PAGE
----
More than 30 laws and initiatives on business and human rights have been introduced since 2011. This includes, for example, the EU Directive 2014/95external link on non-financial reporting and the UK Modern Slavery Act of 2015external link, Section 1502 of the Dodd-Frank Actexternal link on conflict minerals, and the recently adopted Dutch Child Labor Due Diligenceexternal link law, that all call for mandatory human rights due diligence.

An emerging area of national law is corporate liability and access to justice for victims, some of the most controversial pieces of the Swiss Initiative. The French Duty of Vigilance Law adopted in February 2017 was the first to impose penalities if companies do not publish vigilance plans or the failure to conduct due diligence results in harm that could be prevented.

Elizabeth Umlas, who teaches business and human rights at the University of Fribourg, argues these laws are just the beginning. “Without a world court holding companies liable for extraterritorial violations, it is currently up to local governments to respond. But the reality is that there is often no chance for victims to attain justice in places where there is a lack of an independent judiciary or limited press freedom, for example.”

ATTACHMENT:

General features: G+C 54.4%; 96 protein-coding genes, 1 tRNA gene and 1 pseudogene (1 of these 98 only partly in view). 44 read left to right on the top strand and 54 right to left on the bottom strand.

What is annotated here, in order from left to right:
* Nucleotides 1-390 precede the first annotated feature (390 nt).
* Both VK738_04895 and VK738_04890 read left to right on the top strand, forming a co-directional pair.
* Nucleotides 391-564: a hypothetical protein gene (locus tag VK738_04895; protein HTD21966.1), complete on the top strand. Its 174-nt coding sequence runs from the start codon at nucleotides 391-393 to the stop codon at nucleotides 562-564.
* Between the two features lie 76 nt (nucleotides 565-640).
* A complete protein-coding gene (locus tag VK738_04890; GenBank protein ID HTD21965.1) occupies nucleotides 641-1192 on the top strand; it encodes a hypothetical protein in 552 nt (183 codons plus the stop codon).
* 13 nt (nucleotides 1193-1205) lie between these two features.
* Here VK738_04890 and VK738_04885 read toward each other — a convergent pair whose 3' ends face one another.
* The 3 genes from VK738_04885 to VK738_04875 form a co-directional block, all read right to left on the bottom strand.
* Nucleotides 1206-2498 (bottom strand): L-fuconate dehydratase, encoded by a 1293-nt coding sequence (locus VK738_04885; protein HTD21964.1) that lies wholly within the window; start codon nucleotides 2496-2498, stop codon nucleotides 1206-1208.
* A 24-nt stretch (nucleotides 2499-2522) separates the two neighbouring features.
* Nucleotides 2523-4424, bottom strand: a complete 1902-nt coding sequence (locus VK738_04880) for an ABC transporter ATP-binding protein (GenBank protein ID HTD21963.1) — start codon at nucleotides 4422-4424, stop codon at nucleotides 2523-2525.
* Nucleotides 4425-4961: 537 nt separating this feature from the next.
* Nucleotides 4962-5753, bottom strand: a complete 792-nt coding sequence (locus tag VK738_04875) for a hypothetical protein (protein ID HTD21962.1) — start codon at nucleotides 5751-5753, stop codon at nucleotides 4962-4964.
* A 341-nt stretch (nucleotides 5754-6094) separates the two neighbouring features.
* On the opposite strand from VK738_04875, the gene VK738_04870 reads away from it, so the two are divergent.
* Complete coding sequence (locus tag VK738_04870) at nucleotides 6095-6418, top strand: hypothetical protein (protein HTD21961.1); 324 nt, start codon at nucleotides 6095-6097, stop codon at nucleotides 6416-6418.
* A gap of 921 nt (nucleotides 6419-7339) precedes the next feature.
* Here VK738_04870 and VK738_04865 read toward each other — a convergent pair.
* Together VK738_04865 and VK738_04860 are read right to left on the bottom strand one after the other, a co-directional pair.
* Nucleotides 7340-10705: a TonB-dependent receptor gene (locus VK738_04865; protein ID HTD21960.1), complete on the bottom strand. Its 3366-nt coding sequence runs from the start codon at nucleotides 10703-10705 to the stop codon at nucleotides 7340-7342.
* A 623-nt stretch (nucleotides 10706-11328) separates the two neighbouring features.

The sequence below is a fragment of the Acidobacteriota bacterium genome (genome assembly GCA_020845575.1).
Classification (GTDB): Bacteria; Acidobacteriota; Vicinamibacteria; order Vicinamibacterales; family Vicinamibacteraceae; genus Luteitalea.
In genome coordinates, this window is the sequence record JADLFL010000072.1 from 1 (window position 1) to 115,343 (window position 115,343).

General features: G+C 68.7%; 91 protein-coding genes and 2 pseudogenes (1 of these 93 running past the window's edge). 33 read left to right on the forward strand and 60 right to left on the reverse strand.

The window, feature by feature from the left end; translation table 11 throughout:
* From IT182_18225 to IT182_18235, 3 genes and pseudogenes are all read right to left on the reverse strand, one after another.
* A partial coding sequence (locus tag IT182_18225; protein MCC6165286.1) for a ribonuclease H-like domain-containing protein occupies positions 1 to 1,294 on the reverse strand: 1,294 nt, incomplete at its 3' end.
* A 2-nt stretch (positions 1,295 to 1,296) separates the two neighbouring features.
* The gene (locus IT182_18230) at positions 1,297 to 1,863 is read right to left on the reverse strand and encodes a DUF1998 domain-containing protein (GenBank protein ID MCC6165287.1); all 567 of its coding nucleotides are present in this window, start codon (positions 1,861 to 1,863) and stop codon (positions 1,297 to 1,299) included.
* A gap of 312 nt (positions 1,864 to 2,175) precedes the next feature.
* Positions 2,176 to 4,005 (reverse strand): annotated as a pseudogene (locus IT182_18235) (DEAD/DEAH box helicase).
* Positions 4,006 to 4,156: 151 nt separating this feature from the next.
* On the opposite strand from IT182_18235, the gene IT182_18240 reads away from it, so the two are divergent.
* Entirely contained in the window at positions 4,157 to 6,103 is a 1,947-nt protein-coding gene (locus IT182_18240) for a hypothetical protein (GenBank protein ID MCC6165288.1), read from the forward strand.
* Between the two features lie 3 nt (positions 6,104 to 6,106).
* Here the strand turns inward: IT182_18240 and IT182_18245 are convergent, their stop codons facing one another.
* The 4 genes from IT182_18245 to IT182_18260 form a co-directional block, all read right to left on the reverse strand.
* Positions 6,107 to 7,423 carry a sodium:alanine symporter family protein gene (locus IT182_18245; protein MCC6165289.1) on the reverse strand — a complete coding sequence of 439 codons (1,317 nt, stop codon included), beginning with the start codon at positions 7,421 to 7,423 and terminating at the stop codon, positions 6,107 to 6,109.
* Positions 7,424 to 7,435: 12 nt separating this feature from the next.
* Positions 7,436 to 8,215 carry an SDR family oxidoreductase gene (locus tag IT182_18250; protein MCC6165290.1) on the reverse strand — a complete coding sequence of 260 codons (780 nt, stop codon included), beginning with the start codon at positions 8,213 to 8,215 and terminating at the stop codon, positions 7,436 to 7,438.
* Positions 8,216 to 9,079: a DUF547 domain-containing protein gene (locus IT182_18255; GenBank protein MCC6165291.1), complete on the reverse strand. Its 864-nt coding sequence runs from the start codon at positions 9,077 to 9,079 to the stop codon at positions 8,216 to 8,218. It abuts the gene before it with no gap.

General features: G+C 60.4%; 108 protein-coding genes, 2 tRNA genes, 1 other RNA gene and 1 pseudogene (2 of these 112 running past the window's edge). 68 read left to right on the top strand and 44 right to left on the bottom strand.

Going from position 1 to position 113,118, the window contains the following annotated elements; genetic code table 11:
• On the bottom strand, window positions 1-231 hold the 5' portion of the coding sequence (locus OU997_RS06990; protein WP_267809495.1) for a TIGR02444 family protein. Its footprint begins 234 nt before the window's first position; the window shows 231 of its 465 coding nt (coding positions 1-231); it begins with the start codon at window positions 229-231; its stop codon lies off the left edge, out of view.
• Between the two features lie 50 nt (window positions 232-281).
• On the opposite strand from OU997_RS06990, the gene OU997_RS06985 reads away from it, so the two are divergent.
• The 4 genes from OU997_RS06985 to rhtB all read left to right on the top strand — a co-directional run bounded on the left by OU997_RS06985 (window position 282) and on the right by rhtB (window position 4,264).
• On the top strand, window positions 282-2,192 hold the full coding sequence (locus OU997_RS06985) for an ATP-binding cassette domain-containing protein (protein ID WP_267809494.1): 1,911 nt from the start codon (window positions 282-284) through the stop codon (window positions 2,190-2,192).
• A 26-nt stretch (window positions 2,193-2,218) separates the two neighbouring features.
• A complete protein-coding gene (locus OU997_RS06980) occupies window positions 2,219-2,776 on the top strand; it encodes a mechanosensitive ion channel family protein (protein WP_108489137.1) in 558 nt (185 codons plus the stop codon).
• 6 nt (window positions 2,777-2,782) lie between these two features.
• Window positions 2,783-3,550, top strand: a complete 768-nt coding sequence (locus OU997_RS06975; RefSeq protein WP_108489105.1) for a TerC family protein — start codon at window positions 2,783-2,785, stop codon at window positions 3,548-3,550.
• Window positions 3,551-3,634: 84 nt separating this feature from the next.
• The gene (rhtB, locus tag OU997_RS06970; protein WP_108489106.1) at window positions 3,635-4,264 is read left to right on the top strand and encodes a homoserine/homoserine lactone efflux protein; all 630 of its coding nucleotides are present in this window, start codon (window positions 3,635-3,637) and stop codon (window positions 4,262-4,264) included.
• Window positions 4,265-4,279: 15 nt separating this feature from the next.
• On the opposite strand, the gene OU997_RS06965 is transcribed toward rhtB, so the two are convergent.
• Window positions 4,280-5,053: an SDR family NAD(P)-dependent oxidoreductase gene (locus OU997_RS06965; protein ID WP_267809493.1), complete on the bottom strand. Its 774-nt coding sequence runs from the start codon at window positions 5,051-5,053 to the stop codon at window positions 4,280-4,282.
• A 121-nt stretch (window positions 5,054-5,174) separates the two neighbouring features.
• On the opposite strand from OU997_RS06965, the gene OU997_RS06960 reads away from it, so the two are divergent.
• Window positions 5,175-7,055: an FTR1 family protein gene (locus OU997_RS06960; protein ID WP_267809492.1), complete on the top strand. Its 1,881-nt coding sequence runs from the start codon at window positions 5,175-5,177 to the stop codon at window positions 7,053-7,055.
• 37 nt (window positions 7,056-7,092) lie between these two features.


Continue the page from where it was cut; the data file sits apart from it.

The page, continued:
According to the Federal Statistical Office, more than 578,000 enterprises in Switzerland employ more than four million people (about half the Swiss population.)  About 99% of all businesses in Switzerland are small and medium-sized enterprises (SMEs) with fewer than 250 employees. Although large companies represent a small share of the total, they account for one third of employees in private enterprises.

The shift to hard law also stems from skepticism about voluntary initiatives. “If you look at the news, there remain persistent human rights violations by companies. It isn’t working for companies to regulate themselves. What is needed is something that has teeth,” says Umlas.

Game-changer or just a formality?

Opinions vary on how much of a game-changer the Initiative is for companies in Switzerland. Anya George, an attorney at Schellenberg Wittmer, explained in an interview that “whether or not the initiative passes, Swiss companies are going to be confronted by these issues more often. Human rights due diligence and reporting requirements are becoming common practice for large companies that want to manage risk”. 

The corporate liability requirement is a more significant change.  Cassee says that “without liability there is no reason for companies to prevent abuse”. 

However, Erich Herzog of the Swiss Business Federation, economiesuisse, which is against the initiative, argues that this would “unfairly punish Swiss companies because it puts companies at risk of being sued from abroad, even by competitors, for actions beyond their control”. 

Perhaps even more important is the precedent the initiative sets for other countries and the statement it makes about Switzerland’s position on protecting human rights, especially given the high concentration of multinational companies in the country.